American food and confectionary giant, Mars, has made an art-form of stiffing its suppliers by trying to stitch them up with trade finance if they can’t wait four months to be paid.
Following other multinational companies which operate in the grocery chain, Mars Australia and New Zealand has stretched out its payment terms from 90 days to 120 days.
Mars however has gone even further than the likes of Fonterra and
Kellogg’s which recently pushed out terms to 120 days. Mars is “kindly” offering its suppliers the exciting opportunity of trade finance.
In other words, not only is Mars using its suppliers as a bank by pushing out payment times but it is also offering to penalise them with an interest charge on top.
Mars confirmed in a statement (full text below) that it had pushed out terms and was “working individually with them (suppliers) to seek an extension of payment terms while providing them with access to a third-party financing program”.
Suppliers were not impressed with the explanation by Mars. As one anonymously told michaelwest.com.au “What a crock of (expletive deleted). Working with suppliers to improve cash flow so they can invest more – (expletive deleted) the small business which just wants to get paid so they can invest and grow – what (what expletive deleted) planet do these (expletive deleted) come from?
“Oh that’s right, they are the centre of all that is great including investing and creating jobs – no that’s not accurate. Small business creates all the jobs. Just pay them for their services with no strings attached or let me buy your (expletive deleted) Mars bars and pay you in 120 days.”
A few points about the slide in payment terms: one, it presents a drag on the entire Australian economy, two, the principal offenders are often multinationals who don’t pull their weight when it comes to paying income tax, three, the principal victims are small business people whose greatest challenge is cash-flow. As one told us recently, “I have to pay my staff every month, tax, electricity, other bills. They won’t wait four months”.
Putting a one-month ceiling on payment terms would seem to be a no-brainer politically and since our coverage of the issue mid-last year there has been some interest taken in Canberra regarding possible reform. Small business people vote, multinationals don’t. However multinationals often deliver political party donations and enjoy significant lobbying power.
There is also an insidiously and studiously-structured force behind the deterioration in payments terms. This is the “procurement” revolution. When you hear the word “procurement”, think profiteering.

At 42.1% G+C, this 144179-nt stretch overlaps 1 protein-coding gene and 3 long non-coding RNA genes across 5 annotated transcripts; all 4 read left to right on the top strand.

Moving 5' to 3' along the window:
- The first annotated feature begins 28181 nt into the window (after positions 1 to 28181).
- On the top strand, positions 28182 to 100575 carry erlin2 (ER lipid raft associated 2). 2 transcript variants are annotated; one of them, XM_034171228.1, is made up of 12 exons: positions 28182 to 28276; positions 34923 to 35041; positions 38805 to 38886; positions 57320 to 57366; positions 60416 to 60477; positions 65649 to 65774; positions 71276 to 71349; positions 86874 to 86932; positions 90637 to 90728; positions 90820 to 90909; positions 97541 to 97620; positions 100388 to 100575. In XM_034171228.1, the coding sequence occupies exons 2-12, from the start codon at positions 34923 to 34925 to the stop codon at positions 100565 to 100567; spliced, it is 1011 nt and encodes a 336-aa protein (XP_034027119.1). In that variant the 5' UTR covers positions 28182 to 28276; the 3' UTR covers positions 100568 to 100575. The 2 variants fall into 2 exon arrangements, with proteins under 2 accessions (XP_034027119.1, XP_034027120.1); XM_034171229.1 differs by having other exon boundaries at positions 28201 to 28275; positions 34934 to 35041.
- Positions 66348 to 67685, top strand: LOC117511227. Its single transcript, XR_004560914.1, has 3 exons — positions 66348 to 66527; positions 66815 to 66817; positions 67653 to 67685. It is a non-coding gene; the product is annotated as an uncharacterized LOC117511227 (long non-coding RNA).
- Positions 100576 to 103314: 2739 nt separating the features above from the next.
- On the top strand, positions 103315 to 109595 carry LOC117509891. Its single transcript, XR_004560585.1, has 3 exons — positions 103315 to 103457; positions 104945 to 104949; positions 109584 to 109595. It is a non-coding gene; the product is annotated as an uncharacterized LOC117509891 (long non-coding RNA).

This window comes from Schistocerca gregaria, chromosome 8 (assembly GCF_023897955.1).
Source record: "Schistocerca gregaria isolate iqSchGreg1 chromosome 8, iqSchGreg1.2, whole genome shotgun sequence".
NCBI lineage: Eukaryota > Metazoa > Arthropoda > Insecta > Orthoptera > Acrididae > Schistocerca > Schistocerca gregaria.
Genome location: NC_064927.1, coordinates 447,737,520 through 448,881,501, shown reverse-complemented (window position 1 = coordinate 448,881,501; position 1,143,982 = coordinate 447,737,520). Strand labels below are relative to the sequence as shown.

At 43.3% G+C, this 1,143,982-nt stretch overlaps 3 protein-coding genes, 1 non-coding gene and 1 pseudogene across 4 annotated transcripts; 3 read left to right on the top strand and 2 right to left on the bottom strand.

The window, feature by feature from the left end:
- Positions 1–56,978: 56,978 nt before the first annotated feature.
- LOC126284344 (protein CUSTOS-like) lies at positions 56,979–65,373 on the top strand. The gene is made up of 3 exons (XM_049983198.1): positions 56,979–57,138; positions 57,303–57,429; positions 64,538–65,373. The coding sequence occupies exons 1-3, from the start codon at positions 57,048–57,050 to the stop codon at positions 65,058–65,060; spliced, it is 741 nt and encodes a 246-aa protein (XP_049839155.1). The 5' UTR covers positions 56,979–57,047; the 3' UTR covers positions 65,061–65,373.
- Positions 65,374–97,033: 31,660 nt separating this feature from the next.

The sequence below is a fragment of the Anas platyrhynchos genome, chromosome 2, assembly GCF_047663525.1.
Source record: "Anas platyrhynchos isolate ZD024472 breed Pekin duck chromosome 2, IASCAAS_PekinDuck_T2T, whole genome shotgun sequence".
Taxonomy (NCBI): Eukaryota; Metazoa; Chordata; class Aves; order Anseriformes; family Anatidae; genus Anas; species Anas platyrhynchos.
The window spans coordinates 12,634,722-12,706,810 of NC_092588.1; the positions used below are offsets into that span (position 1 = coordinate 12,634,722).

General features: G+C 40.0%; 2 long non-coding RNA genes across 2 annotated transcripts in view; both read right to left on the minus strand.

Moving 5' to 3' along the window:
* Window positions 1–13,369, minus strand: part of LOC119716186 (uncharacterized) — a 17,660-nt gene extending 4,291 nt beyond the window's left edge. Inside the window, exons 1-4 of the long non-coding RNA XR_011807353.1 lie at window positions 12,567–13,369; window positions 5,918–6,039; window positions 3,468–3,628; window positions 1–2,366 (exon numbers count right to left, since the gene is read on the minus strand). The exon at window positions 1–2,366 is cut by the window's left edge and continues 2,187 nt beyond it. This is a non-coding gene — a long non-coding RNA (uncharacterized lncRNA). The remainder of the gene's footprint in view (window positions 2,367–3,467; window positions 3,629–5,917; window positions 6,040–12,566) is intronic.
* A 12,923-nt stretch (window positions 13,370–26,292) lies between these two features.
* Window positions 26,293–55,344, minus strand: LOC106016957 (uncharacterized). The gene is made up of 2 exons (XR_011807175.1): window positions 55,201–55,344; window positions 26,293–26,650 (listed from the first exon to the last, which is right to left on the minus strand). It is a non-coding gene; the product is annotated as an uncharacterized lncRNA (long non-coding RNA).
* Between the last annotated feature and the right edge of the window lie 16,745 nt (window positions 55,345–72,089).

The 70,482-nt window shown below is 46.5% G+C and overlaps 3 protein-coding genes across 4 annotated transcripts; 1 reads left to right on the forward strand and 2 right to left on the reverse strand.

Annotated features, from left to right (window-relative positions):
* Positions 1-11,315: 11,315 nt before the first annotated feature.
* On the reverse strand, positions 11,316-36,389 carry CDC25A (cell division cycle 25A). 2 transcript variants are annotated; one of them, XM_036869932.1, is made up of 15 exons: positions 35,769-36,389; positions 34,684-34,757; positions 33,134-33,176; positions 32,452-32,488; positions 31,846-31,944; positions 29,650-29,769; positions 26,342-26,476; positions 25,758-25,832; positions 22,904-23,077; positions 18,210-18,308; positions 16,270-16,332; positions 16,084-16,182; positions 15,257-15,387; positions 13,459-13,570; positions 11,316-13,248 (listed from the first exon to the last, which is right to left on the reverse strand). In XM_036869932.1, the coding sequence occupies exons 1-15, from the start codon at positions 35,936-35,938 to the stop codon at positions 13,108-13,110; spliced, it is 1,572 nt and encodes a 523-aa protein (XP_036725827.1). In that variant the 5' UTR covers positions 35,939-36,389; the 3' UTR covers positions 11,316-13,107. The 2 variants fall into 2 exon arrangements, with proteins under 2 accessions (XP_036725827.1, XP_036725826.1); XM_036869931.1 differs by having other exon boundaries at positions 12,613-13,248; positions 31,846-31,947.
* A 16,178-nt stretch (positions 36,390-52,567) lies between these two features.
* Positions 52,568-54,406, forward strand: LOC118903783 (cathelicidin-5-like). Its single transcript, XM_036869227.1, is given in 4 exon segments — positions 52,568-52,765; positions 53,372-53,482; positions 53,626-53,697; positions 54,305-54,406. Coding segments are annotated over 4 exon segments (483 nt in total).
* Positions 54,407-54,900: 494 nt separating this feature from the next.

At the big firms there are either procurement people, or sometimes consultants are hired to figure out the best way to hold off paying people. The job of these procurement experts is to screw suppliers, to make a profit at the expense of suppliers by keeping cash on money markets for longer.
STATEMENT PROVIDED BY MARS
Mars is committed to manufacturing in Australia across our seven sites in NSW, Victoria and Queensland, providing great jobs in regional areas and sourcing produce from local suppliers. While Australia presents a challenging economic climate for manufacturers, we continue to invest heavily in state-of-the-art equipment, processes and infrastructure, and in the training and development of our people, so that we can remain a competitive local manufacturer. Our success as a manufacturer is a shared success with the local communities in which we operate, our people and our suppliers. In order to remain competitive and secure future growth for our business and for our suppliers’ businesses, we are working individually with them to seek an extension of payment terms while providing them with access to a third-party financing program. Through this program, suppliers can obtain payment for their invoices, typically within 12 days, on very favourable finance rates based on Mars’ credit rating. This improves cash flow for our suppliers and therefore gives them greater financial security, whilst at the same time enables Mars to continue to invest in growing and securing our Australian businesses. In line with our principles and our commitment to long-term relationships, we are not imposing extended payment terms on our suppliers, but rather working with them individually to continue to share success in a mutual way.
Michael West established michaelwest.com.au to focus on journalism of high public interest, particularly the rising power of corporations over democracy. Formerly a journalist and editor at Fairfax newspapers and a columnist at News Corp, West was appointed Adjunct Associate Professor at the University of Sydney’s School of Social and Political Sciences.